MANCHESTER, England -- The first game at Old Trafford this season was a summer friendly against Brentford that Manchester United fans were desperate to get into. The last was a Premier League game against the same opposition that some couldn't wait to leave.
The optimism of that post-lockdown warm-up game in July disappeared a long time ago and has been replaced with a growing anger directed at the owners, the board and, occasionally, the players.
Supporters' latest show of disillusionment was to leave the 3-0 win over Brentford 17 minutes early -- one minute for each year of Glazer ownership. The expected exodus wasn't as large as organisers had hoped, but the 90 minutes were filled with anti-Glazer chants and banners following a protest outside the stadium for the third home game in a row.
It wasn't so long ago that fans were desperate to get back in after nearly 18 months of coronavirus restrictions, but even the most hardened United fan has grown weary during what has been a miserable campaign.
Beating mid-table Brentford is scant consolation. Yet again supporters have been left pinning their hopes on a new manager, this time in the shape of Ajax coach Erik ten Hag. Most will tell you they are optimistic about what the Dutchman might achieve here, but there remains a suspicion it could also unravel in spectacular fashion -- just as it has for every permanent manager since Sir Alex Ferguson retired in 2013.
Interim manager Ralf Rangnick, however, remains hopeful.
"It's obvious quite a few players will leave and there is a need for top-quality players," Rangnick said afterwards. "I strongly believe that if everyone works together we can bring Man United back to where we need to be.
"Other clubs only needed two or three transfer windows to challenge, but from now on we need to bring in top-quality players who really help raise the level. If this happens then I don't think it should take too long."
It says everything about what Ten Hag will inherit at Old Trafford that while United are still trying to avoid their lowest points total in the Premier League era, their two main rivals, Manchester City and Liverpool, will spend the week contesting Champions League semifinals before continuing their scrap for the title this weekend.
In the end, victory over Brentford was comfortable, but it was only United's fifth from their last 17 games in all competitions, and they owed much of it to two players with a combined age of 71. Juan Mata, a 34-year-old without a league start since the last day of last season and almost certain to leave the club this summer, was one of the best players and it's probably no coincidence that with the Spaniard in the team, United completed more passes than in any other league game this season.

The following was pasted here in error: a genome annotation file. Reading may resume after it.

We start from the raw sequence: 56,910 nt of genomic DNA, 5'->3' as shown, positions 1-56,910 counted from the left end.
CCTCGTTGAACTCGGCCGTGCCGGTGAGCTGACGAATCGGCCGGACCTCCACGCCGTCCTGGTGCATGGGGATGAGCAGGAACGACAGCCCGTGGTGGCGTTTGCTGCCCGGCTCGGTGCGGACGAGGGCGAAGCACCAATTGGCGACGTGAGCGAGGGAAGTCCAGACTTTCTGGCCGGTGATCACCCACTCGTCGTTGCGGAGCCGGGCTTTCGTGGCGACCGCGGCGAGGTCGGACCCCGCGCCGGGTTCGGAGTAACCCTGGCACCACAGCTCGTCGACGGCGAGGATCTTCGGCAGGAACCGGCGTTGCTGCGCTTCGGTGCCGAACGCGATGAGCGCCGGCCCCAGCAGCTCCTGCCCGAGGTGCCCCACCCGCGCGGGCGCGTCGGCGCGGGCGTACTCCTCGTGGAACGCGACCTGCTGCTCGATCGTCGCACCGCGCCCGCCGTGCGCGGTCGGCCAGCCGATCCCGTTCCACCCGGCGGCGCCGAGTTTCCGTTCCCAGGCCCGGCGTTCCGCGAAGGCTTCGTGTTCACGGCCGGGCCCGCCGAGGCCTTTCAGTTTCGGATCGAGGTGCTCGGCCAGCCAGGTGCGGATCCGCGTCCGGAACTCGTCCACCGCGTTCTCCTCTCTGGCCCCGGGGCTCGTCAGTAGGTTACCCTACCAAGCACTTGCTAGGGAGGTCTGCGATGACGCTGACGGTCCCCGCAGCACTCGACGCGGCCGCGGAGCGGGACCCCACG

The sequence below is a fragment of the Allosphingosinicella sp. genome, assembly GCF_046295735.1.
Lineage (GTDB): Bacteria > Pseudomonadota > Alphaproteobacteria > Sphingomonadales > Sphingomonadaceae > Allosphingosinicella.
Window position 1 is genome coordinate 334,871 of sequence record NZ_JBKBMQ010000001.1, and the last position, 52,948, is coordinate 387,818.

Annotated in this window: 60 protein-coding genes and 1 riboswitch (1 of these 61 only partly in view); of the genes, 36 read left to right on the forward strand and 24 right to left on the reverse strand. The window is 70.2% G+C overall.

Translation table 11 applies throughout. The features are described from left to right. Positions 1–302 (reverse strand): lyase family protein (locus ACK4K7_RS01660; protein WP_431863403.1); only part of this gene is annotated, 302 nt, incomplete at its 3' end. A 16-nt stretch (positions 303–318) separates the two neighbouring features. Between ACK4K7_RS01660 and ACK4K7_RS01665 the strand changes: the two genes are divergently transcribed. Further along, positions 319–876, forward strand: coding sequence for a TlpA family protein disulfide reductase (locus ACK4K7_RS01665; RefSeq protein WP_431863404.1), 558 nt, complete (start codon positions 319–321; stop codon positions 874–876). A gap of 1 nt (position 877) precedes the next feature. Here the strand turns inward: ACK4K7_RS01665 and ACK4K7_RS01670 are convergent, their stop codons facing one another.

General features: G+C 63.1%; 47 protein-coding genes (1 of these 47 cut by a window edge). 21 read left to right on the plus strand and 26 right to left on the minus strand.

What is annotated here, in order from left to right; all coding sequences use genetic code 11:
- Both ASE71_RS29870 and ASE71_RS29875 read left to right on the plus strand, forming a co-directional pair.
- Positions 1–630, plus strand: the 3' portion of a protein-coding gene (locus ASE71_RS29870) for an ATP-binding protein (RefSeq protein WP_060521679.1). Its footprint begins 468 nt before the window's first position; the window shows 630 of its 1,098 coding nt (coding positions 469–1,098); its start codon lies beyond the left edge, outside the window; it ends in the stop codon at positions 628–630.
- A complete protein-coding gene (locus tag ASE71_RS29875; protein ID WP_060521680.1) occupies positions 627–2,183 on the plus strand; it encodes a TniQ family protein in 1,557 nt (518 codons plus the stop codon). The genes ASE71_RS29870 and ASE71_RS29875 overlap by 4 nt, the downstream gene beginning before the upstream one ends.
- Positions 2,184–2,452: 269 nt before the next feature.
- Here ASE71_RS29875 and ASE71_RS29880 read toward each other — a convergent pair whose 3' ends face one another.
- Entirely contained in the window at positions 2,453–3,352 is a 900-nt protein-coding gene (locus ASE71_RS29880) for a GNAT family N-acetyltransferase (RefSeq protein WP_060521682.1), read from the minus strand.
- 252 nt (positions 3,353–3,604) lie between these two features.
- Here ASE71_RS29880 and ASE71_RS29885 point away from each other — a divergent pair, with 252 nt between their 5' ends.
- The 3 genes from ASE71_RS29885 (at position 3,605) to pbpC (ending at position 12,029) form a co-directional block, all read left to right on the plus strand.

Meanwhile, Cristiano Ronaldo, three years older than Mata at 37, scored a penalty to make it 18 goals in the Premier League this season -- far and away United's top scorer. His future is, for now, also uncertain. Bruno Fernandes and Raphael Varane, also on the scoresheet against Brentford, are likely to be central to Ten Hag's new era, while David De Gea strengthened his case to compete with Ronaldo for United's player of the year.
Anthony Elanga, who set up Fernandes' opener with a pinpoint cross, is another of only a handful of players who will emerge from this season with any credit. Rangnick's temporary spell won't be remembered particularly fondly either and the German admitted he would have liked to see the display against Brentford replicated more regularly during his time in charge.
"I think tonight we showed one of our best performance in the last six months in possession," added Rangnick. "We were in control in most parts, still had a few gaps defensively, but I was pleased with the performance we showed tonight.
"The season is not yet over, we have another two games to play away. I am not completely happy with these six months. I would have expected to qualify for the Champions League, that was the goal we had."
It's still mathematically possible that United could finish in the top four, but it's more likely that a season in the Europa League or Europa Conference League awaits. Whichever European competition he finds himself in, Ten Hag's task here is huge. Not only will he be charged with revamping the squad, he will also be asked to transform the mood. New signings will help and so will a positive start to the new season, but the frustration and exasperation with the owners will never be far away.
A routine win over Brentford and another Ronaldo goal could not hide the fans' displeasure. It's one of a number of issues Ten Hag will have to deal with when he finally takes the reins.